Tuesday, May 18, 2010

Is it legal to eat wild oysters?

while i was walking the dogs yesterday i came across some wild oysters just attached to rocks on the beach. i love oysters and rarely can afford to eat them, so i smashed them off the rocks and ate them right there!

it was only when i got home i started to think about the rarity of wild stocks and feel a bit guilty, and only after that i thought about the legality of it? we are not even allowed to pick wild flowers in the UK, does this apply to oysters (or mussels actually, cos i often help myself to those if i find adult ones.

Is it legal to eat wild oysters?
Oysters are common in the UK, and not protected in general. Local regulations apply to property rights and potential health hazards.

If you collected the oysters in a public fishing area, then you are free to collect shellfish as well, barring any special local regulations. Collecting shellfish on private or government property requires permission.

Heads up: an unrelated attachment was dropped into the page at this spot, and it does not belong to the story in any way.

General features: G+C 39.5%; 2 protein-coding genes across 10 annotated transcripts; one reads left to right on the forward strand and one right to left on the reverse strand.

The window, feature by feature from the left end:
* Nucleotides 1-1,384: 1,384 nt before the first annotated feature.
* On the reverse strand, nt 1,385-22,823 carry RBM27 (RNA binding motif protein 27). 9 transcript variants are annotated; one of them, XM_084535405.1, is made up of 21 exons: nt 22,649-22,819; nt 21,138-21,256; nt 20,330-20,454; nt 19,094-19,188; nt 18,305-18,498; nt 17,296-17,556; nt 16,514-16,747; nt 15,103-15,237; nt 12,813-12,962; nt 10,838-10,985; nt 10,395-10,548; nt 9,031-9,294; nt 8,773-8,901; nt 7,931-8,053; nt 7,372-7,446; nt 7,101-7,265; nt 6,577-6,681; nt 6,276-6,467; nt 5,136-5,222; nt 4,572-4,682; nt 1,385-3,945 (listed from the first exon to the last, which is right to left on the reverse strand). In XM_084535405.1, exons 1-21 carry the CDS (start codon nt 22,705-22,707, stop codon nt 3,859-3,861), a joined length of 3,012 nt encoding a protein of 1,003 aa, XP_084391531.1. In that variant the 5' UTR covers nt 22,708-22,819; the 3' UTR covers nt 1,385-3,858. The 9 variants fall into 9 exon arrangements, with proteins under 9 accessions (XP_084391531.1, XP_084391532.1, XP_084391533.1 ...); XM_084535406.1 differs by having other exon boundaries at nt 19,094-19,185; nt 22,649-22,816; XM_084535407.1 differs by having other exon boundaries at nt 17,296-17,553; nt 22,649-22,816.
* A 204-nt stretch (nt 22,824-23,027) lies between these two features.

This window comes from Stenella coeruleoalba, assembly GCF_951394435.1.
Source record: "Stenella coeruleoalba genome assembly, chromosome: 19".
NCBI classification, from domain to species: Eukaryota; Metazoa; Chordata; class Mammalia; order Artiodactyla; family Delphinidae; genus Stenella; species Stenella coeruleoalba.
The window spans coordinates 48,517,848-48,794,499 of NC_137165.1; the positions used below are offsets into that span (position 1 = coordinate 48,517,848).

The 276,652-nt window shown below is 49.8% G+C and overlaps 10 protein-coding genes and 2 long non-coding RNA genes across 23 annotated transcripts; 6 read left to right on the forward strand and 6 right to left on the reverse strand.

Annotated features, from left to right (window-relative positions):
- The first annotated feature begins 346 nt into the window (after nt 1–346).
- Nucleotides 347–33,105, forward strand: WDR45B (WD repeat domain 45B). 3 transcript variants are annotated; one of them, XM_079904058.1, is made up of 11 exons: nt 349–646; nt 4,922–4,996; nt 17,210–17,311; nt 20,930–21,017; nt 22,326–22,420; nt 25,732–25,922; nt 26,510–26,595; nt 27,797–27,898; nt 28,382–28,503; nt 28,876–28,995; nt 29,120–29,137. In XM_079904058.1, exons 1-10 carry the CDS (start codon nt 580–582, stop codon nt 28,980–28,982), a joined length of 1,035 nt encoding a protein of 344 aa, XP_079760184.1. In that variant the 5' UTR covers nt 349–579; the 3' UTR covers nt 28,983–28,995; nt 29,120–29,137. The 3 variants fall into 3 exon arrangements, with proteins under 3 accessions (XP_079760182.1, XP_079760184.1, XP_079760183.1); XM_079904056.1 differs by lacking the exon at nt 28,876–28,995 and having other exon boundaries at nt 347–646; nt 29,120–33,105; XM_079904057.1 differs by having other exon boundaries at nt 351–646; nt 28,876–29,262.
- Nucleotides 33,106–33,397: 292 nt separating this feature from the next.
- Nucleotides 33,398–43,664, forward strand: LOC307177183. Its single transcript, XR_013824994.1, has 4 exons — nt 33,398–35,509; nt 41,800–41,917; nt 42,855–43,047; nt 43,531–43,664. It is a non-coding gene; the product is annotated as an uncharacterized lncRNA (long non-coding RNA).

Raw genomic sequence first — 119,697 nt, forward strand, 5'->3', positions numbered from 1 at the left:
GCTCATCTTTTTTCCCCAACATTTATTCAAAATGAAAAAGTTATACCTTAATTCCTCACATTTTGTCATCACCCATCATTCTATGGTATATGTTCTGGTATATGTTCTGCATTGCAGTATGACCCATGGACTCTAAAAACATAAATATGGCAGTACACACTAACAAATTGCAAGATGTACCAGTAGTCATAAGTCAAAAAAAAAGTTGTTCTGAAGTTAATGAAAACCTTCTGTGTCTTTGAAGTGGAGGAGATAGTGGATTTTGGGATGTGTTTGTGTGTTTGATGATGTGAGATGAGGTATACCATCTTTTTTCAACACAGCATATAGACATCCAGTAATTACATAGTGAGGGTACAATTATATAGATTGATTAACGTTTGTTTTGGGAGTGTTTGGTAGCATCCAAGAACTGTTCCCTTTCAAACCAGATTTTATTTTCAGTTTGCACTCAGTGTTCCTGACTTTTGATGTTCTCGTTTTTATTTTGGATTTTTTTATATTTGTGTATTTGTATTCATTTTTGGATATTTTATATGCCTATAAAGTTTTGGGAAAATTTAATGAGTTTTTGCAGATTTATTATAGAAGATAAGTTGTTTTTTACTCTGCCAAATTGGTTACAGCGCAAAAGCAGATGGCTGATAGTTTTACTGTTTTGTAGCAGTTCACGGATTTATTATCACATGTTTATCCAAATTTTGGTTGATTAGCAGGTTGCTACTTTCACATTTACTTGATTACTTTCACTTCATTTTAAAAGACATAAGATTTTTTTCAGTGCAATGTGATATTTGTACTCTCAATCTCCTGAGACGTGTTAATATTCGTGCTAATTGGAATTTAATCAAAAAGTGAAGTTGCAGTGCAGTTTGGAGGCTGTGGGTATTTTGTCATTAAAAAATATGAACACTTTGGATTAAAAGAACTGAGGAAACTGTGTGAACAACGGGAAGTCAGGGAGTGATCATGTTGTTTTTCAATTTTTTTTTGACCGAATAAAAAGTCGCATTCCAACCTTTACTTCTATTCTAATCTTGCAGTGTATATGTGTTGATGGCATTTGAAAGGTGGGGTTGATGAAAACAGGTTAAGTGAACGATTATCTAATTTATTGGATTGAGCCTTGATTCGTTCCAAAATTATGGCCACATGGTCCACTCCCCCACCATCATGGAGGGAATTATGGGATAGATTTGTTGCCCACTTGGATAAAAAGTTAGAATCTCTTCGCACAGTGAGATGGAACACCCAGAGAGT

Local regulations on shellfish regarding potential health hazards from toxic bacteria or algae vary from public health warnings, to limits on quantities consumed, to outright bans, and while I question the wisdom of sucking oysters off of rocks, I'm sure it was fun and quite a treat. If you feel ill in the next few days, go to a hospital.

Laws regarding wild flowers are a completely different subject, and the reasons those laws are in place have nothing to do with fishing.
Reply:Different areas have different rules. You can check with your local natural resource agency. You should also remember that being legal is not the same as advisable. Oysters and other bottom feeders can collect toxins from pollution, so I wouldn't eat oysters from an area near a sewage treatment plant. I have, however, eaten oysters, mussels, and clams that I collected in areas of the eastern U.S.

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